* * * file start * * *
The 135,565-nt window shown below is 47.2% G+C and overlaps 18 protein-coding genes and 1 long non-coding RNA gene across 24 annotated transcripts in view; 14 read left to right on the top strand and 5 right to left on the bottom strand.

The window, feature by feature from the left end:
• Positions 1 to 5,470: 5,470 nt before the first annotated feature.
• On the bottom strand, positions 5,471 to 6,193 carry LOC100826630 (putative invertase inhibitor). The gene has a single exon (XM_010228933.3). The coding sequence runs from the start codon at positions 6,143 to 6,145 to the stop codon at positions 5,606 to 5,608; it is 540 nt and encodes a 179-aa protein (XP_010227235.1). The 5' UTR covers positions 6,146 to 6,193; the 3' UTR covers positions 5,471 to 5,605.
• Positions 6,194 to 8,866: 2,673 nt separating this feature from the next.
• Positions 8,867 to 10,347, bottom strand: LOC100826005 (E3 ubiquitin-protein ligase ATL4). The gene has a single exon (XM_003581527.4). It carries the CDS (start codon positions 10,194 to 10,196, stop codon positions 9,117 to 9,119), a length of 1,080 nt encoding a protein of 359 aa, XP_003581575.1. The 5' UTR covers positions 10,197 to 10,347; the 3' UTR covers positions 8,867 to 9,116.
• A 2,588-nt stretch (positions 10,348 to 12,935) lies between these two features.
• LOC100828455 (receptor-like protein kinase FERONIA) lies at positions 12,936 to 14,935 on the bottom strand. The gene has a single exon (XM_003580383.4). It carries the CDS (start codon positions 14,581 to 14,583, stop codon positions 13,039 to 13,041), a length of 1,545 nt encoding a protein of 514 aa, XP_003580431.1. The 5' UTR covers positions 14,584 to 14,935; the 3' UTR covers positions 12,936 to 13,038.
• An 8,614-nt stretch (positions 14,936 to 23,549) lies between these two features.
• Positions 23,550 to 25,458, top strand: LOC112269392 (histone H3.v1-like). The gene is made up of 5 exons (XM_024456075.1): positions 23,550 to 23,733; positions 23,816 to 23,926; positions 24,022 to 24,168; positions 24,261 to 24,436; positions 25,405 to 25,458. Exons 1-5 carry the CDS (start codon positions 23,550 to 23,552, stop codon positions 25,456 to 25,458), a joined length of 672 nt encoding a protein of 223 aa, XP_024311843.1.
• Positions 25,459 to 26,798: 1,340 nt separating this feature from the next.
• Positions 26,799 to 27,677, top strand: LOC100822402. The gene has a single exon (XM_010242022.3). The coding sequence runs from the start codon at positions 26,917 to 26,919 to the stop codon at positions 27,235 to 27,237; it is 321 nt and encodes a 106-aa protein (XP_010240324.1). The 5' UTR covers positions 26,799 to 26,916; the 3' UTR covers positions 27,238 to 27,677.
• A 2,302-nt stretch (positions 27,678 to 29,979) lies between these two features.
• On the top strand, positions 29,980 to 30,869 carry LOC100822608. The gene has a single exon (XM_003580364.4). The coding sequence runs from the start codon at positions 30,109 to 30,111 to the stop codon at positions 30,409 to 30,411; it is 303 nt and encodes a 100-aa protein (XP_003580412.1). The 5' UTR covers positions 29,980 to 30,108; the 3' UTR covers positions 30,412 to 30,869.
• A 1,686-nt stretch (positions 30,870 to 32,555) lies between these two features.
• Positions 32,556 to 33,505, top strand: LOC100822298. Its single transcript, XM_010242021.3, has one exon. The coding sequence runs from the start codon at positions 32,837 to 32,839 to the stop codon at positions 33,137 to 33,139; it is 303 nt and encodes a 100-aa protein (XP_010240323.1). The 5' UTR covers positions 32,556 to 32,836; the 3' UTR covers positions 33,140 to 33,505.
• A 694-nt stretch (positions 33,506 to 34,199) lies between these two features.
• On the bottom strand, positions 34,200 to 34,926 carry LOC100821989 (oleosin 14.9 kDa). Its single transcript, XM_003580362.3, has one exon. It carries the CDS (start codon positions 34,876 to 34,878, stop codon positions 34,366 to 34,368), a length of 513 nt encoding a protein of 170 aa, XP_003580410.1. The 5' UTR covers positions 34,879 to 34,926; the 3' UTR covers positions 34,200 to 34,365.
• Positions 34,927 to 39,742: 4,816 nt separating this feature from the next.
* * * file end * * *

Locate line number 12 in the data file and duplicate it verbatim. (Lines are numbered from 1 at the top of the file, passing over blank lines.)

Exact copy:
• Positions 26,799 to 27,677, top strand: LOC100822402. The gene has a single exon (XM_010242022.3). The coding sequence runs from the start codon at positions 26,917 to 26,919 to the stop codon at positions 27,235 to 27,237; it is 321 nt and encodes a 106-aa protein (XP_010240324.1). The 5' UTR covers positions 26,799 to 26,916; the 3' UTR covers positions 27,238 to 27,677.